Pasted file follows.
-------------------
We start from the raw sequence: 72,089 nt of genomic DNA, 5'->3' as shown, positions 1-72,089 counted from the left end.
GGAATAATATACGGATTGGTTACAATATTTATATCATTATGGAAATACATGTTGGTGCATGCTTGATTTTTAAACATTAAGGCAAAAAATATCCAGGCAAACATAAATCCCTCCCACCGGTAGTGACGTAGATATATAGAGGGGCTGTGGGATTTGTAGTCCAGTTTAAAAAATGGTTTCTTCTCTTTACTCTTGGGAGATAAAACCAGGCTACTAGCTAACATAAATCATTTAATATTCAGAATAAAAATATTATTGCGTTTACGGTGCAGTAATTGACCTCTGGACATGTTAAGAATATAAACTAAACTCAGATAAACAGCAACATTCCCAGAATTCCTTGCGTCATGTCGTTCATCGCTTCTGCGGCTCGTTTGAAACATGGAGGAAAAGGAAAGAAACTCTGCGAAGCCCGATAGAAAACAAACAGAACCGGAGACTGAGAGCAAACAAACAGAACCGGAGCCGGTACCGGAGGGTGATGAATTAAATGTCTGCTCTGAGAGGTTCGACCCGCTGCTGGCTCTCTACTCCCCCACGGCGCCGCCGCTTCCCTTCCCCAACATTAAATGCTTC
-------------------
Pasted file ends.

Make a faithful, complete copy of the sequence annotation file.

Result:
We start from the raw sequence: 72,089 nt of genomic DNA, 5'->3' as shown, positions 1-72,089 counted from the left end.
GGAATAATATACGGATTGGTTACAATATTTATATCATTATGGAAATACATGTTGGTGCATGCTTGATTTTTAAACATTAAGGCAAAAAATATCCAGGCAAACATAAATCCCTCCCACCGGTAGTGACGTAGATATATAGAGGGGCTGTGGGATTTGTAGTCCAGTTTAAAAAATGGTTTCTTCTCTTTACTCTTGGGAGATAAAACCAGGCTACTAGCTAACATAAATCATTTAATATTCAGAATAAAAATATTATTGCGTTTACGGTGCAGTAATTGACCTCTGGACATGTTAAGAATATAAACTAAACTCAGATAAACAGCAACATTCCCAGAATTCCTTGCGTCATGTCGTTCATCGCTTCTGCGGCTCGTTTGAAACATGGAGGAAAAGGAAAGAAACTCTGCGAAGCCCGATAGAAAACAAACAGAACCGGAGACTGAGAGCAAACAAACAGAACCGGAGCCGGTACCGGAGGGTGATGAATTAAATGTCTGCTCTGAGAGGTTCGACCCGCTGCTGGCTCTCTACTCCCCCACGGCGCCGCCGCTTCCCTTCCCCAACATTAAATGCTTC